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McFadden v. Corpening

United States District Court, W.D. North Carolina, Asheville Division

March 13, 2018

HUBERT CORPENING, et al., Defendants.



         THIS MATTER is before the Court on initial review of Plaintiff s Complaint, (Doc. No. 1), and on Plaintiffs Motion for the Appointment of Counsel. (Doc. No. 3). He is proceeding in forma pauper is. See (Doc. No. 7).

         I. BACKGROUND

         Pro se Plaintiff Robert Lamar McFadden, who is an inmate at the Marion Correctional Institution, has filed a civil rights Complaint pursuant to 42 U.S.C. § 1983. He names as Defendants: Marion C.I. Superintendent Hubert Corpening, Assistant Superintendent Donald Watkins, Superintendent of "RDU Program"[1] Julie Jenkins, and Captain of Internal Affairs FNU Faircloth.

         Construing the Complaint liberally and accepting the allegations as true, Plaintiff is in the RDU Program at Marion C.I. Inmates who receive infractions and are placed on E-unit segregation are not allowed to have their radios and are not otherwise informed of important current news. Defendant Jenkins is using this to force inmates back to the program and complete it without further incident. Plaintiff has informed each of the Defendants that he is being deprived of news via newspapers, newsletters, radio, and television. Defendant Corpening told Plaintiff that it is up to the families to order newspapers/newsletters for inmates. Plaintiff claims that Defendants are violating his First Amendment rights by failing to provide inmates with some kind of access to the outside world since radios are not allowed and there is a rule against having news on the television. (Doc. No. 1 at 7).

         Plaintiff seeks injunctive relief including the provision of news to inmates; compensatory, punitive, and nominal damages; and a jury trial.


         Because Plaintiff is a prisoner proceeding in forma pauper is, the Court must review the Complaint to determine whether it is subject to dismissal on the grounds that it is "(i) frivolous or malicious; (ii) fails to state a claim on which relief may be granted; or (iii) seeks monetary relief against a defendant who is immune from such relief." 28 U.S.C. § 1915(e)(2)(B). In its frivolity review, a court must determine whether the Complaint raises an indisputably meritless legal theory or is founded upon clearly baseless factual contentions, such as fantastic or delusional scenarios. Neitzke v. Williams, 490 U.S. 319, 327-28 (1989). A complaint should not be dismissed for failure to state a claim "unless 'after accepting all well-pleaded allegations in the plaintiffs complaint as true and drawing all reasonable factual inferences from those facts in the plaintiffs favor, it appears certain that the plaintiff cannot prove any set of facts in support of his claim entitling him to relief" Veney v. Wyche, 293 F.3d 726, 730 (4th Cir. 2002) (quoting Edwards v. City of Goldsboro, 178 F.3d 231, 244 (4th Cir. 1999)).

         A pro se complaint must be construed liberally. Haines v. Kerner, 404 U.S. 519, 520 (1972); see also Smith v. Smith, 589 F.3d 736, 738 (4th Cir. 2009) ("Liberal construction of the pleadings is particularly appropriate where ... there is a pro se complaint raising civil rights issues."). However, the liberal construction requirement will not permit a district court to ignore a clear failure to allege facts in his complaint which set forth a claim that is cognizable under federal law. Weller v. Dep't of Soc. Servs., 901 F.2d 387 (4th Cir. 1990). A pro se complaint must still contain sufficient facts "to raise a right to relief above the speculative level" and "state a claim to relief that is plausible on its face." Bell Atl. Corp. v. Twombly, 550 U.S. 544, 555, 570 (2007); see Ashcroft v. Iqbal, 556 U.S. 662 (2009) (the Twombly plausibility standard applies to all federal civil complaints including those filed under § 1983). This "plausibility standard requires a plaintiff to demonstrate more than a sheer possibility that a defendant has acted unlawfully." Francis v. Giacomelli, 588 F.3d 186, 193 (4th Cir. 2009) (internal quotation marks omitted). He must articulate facts that, when accepted as true, demonstrate he has stated a claim entitling him to relief. Id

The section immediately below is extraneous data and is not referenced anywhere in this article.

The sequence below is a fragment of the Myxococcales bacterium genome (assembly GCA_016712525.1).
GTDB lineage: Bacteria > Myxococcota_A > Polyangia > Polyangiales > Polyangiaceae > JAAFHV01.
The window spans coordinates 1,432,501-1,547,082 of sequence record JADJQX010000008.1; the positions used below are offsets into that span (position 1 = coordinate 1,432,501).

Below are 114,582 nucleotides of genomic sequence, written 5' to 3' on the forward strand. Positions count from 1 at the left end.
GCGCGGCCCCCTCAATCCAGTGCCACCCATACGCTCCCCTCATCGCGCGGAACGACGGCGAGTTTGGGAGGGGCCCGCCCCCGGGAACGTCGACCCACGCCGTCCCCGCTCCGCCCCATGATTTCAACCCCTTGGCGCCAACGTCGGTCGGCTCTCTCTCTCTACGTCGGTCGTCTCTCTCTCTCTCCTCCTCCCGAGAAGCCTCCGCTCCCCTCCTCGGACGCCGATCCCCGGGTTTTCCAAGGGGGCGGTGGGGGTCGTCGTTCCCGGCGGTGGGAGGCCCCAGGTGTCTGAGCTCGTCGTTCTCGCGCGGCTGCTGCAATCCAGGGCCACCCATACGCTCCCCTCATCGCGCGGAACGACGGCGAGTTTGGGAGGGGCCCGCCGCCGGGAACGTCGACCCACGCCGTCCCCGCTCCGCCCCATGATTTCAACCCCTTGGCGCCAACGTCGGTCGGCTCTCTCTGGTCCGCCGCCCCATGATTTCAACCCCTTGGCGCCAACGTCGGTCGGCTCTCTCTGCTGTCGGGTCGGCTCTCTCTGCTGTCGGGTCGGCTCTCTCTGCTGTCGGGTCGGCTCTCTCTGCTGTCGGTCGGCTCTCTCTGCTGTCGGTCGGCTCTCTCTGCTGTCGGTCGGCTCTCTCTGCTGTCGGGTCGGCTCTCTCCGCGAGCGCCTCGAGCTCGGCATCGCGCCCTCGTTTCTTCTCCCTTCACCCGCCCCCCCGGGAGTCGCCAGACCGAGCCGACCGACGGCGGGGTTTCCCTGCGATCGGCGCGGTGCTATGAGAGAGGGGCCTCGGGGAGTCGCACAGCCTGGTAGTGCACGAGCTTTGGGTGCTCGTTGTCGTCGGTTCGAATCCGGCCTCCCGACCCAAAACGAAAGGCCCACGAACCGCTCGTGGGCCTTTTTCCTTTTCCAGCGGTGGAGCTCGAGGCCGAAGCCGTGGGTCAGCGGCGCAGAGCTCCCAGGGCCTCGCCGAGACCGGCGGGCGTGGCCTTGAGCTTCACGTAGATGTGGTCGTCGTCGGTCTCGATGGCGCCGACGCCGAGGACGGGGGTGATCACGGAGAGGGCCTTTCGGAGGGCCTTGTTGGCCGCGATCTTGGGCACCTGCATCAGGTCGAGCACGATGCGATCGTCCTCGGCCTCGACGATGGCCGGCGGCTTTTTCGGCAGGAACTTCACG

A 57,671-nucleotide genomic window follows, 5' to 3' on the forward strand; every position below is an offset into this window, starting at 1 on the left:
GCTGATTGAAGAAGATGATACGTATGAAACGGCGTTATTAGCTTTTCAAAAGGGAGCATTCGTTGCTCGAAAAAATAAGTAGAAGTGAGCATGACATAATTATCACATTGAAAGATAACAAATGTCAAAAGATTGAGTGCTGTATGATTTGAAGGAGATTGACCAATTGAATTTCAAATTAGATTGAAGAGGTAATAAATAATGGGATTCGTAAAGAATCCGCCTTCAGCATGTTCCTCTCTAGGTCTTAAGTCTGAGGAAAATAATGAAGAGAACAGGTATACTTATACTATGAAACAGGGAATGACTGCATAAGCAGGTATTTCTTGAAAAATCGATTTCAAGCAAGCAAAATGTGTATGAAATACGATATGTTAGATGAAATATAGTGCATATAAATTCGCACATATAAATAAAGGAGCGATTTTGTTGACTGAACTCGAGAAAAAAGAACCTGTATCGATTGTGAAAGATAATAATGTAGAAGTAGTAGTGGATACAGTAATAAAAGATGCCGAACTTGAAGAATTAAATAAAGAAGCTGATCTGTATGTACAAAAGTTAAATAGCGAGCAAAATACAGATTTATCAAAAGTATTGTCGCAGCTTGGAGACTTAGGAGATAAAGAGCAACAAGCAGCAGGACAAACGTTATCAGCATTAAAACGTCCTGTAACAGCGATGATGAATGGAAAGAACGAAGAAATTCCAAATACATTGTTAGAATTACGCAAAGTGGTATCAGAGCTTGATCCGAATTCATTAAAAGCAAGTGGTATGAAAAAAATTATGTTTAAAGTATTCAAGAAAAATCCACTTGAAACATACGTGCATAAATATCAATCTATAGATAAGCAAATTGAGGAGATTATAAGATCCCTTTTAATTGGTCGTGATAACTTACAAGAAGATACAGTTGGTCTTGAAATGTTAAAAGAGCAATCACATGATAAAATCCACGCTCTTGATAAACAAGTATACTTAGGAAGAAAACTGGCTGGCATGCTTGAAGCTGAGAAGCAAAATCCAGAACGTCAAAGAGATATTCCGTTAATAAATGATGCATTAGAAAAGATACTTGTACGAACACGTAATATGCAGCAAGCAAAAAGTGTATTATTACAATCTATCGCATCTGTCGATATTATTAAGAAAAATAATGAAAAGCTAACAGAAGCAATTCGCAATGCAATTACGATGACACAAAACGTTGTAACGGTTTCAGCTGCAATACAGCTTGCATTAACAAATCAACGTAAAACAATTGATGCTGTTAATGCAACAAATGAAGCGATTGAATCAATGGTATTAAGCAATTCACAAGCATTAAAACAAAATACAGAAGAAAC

In support of his Motion for the Appointment of Counsel, Plaintiff states that he is unable to afford counsel, is proceeding in forma pauper is, he is incarcerated and is housed in segregation which will greatly limit his ability to litigate, the issues in the case are complex and will require significant research and investigation, counsel would be better able to present evidence and cross-examine witnesses, and Plaintiff has attempted to obtain a lawyer.

         There is no absolute right to the appointment of counsel in civil actions such as this one. Therefore, a plaintiff must present "exceptional circumstances" in order to require the Court to seek the assistance of a private attorney for a plaintiff who is unable to afford counsel. Miller v. Simmons, 814 F.2d 962, 966 (4th Cir. 1987). This case does not present exceptional circumstances that justify the appointment of counsel. Therefore, Plaintiffs Motion for the Appointment of Counsel will be denied.


         (1) Fi ...

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